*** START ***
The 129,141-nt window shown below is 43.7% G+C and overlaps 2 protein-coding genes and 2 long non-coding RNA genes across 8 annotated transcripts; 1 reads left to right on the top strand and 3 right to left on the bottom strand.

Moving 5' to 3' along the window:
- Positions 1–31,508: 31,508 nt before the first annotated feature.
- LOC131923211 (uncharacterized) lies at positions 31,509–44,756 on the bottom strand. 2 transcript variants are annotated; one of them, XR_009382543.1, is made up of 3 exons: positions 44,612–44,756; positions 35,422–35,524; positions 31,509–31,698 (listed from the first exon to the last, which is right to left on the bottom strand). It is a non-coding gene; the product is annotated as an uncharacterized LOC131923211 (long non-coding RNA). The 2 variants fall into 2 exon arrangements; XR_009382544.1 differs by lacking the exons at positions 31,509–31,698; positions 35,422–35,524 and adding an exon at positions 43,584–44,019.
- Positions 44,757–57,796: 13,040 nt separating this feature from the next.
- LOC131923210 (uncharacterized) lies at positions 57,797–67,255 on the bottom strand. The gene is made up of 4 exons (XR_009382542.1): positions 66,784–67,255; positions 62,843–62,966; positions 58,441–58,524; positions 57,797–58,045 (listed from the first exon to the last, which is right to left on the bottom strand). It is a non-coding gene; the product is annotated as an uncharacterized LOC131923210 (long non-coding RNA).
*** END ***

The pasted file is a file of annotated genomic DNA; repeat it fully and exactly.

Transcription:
The 129,141-nt window shown below is 43.7% G+C and overlaps 2 protein-coding genes and 2 long non-coding RNA genes across 8 annotated transcripts; 1 reads left to right on the top strand and 3 right to left on the bottom strand.

Moving 5' to 3' along the window:
- Positions 1–31,508: 31,508 nt before the first annotated feature.
- LOC131923211 (uncharacterized) lies at positions 31,509–44,756 on the bottom strand. 2 transcript variants are annotated; one of them, XR_009382543.1, is made up of 3 exons: positions 44,612–44,756; positions 35,422–35,524; positions 31,509–31,698 (listed from the first exon to the last, which is right to left on the bottom strand). It is a non-coding gene; the product is annotated as an uncharacterized LOC131923211 (long non-coding RNA). The 2 variants fall into 2 exon arrangements; XR_009382544.1 differs by lacking the exons at positions 31,509–31,698; positions 35,422–35,524 and adding an exon at positions 43,584–44,019.
- Positions 44,757–57,796: 13,040 nt separating this feature from the next.
- LOC131923210 (uncharacterized) lies at positions 57,797–67,255 on the bottom strand. The gene is made up of 4 exons (XR_009382542.1): positions 66,784–67,255; positions 62,843–62,966; positions 58,441–58,524; positions 57,797–58,045 (listed from the first exon to the last, which is right to left on the bottom strand). It is a non-coding gene; the product is annotated as an uncharacterized LOC131923210 (long non-coding RNA).